But we can trace him now. Duffy and Sweeney. They were, in the jargon of the stage, a 'nut act'. That is, an act in which the protagonists beat each other up on the stage. Sweeney would begin a pointless story while Duffy dozed in a chair. Duffy would wake, slap his partner in the face, and bow to the audience. Sweeney would smack Duffy on the jaw. Then they would fall on and off the chair. Duffy had begun his career as a child with his father and mother as Duffy, Sawtelle and Duffy, at the turn of the twentieth century. In the week of 4 November 1899 they were appearing at Tony Pastor's Vaudeville Theatre, and the critic of the New York Dramatic Mirror wrote:

Master Duffy carries off the honours. He should be instructed to speak much more slowly and distinctly, as many of his best gags lose their effect on account of his quickness, which necessitates the repetition of the lines by his elders.

Master Duffy was then ten years old. On the same bill, the great Tony Pastor himself sang every evening, and a speciality was presented, 'A Trip to the Vaudevilles', written by another young man going places, George M. Cohan. On the same page of the Mirror, the critics noted that Irwin's Burlesquers appeared at Miner's Eighth Avenue Theatre, and 'introduced Carver and Pollard, Sisters Tredwyn, Bailey and Madison, Mlle. Marie, Thompson and Carter, and W. C. Fields. Business excellent.'

Later in his career, James Terence Duffy joined with an actress named Mercedes Lorenz, 'in odds and ends of rhyme and melody', but he was already becoming known for another factor of the actor's life through the ages -- that is, the curse of strong drink. Duffy soon teamed up with another lover of the sauce, Frederick Sweeney, with whom he toured the various circuits. Duffy and Sweeney became as famous for their drinking prowess as for their act, so well known that even George Burns, in his own reminiscences seventy years rarer, recounted a typical tale of their exploits: Duffy and Sweeney are drinking steadily at a bar, until suddenly, without warning, Sweeney keels over on the floor. Duffy, without batting an eye, continued to swig his drink, commenting: 'I like a man who knows when to stop.'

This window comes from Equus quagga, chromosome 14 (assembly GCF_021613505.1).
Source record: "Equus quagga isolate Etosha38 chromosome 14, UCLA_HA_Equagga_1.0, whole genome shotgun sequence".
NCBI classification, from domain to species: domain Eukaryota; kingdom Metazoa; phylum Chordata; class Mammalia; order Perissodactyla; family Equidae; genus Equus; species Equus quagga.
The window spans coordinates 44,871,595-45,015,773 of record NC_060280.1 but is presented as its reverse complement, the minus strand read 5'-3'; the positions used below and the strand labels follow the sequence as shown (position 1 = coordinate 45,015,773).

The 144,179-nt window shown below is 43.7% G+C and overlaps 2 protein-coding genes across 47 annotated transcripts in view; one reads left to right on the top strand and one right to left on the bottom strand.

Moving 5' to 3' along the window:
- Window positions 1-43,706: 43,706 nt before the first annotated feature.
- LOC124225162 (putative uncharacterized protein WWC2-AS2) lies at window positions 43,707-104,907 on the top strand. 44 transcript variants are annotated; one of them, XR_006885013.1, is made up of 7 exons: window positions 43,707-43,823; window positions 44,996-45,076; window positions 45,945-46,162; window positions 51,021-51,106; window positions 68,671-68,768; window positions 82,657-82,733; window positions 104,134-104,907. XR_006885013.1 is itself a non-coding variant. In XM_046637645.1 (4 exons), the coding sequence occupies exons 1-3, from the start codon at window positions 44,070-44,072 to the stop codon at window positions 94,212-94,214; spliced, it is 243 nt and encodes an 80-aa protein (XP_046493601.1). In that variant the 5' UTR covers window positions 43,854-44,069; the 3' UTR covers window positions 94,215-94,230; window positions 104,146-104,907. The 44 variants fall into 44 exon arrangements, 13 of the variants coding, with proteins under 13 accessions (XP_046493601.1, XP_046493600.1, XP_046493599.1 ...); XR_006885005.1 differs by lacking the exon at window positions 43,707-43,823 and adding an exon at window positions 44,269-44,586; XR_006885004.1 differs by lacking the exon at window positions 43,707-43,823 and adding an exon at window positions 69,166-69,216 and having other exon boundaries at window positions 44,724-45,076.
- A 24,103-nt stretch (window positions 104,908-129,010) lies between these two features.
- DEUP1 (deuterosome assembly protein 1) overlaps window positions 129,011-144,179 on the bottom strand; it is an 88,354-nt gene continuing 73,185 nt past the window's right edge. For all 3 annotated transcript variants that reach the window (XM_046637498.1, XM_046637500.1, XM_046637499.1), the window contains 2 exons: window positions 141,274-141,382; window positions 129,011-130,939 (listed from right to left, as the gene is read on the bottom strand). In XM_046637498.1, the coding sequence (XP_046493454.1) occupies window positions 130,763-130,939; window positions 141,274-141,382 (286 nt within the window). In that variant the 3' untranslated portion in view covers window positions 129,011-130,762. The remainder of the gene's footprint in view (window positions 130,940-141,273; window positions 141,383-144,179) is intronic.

Duffy came to a tragic end. In the spring of 1939, when, despite his alcoholism, he had been taken on for a radio show with NBC, his body was found in a doorway at the corner of 8th Avenue and 42nd Street in New York. Sweeney headed out west, to Albuquerque, New Mexico, and then to Hollywood, where he found work in tiny, unrecorded bit parts. It was thus Sweeney who turned up at the Forest Lawn Memorial Park Mausoleum on 2 January 1947, to miss the funeral of one of his greatest contemporaries on the vaudeville stage. He died in December 1954, at the age of sixty.

Frederick Sweeney was one of hundreds of foot soldiers of the army of actors who trod the boards of theatres throughout North America and, indeed, the world, and who would do anything, undergo any hardship, endure any humiliation and risk the failure, obscurity and oblivion that overtook so many. When previous writers wrote about W.C. Fields' anxieties, fears and paranoias, attention has always been paid to the supposed hardships of his early youth, his teenage years. But every actor, basking in the warmth of an ephemeral acclaim, the passing adulation of the public, knew how fleeting fame could be. They were aware of such items as the following in the Dramatic Mirror of 9 October 1909:


Diavolo, the original 'loop the loop' rider on a bicycle, who made a tremendous fortune with the Barnum and Bailey circus seven years ago, is reported to be in the workhouse at Milwaukee, Wis.. He is reported to have been arrested for vagrancy a week ago and to have been sentenced by a judge of the District Court.

No wonder W. C. Fields was said to have salted away money in seven hundred different bank accounts all over the world, although this, too, like so many other legends, turns out to be just another tall tale.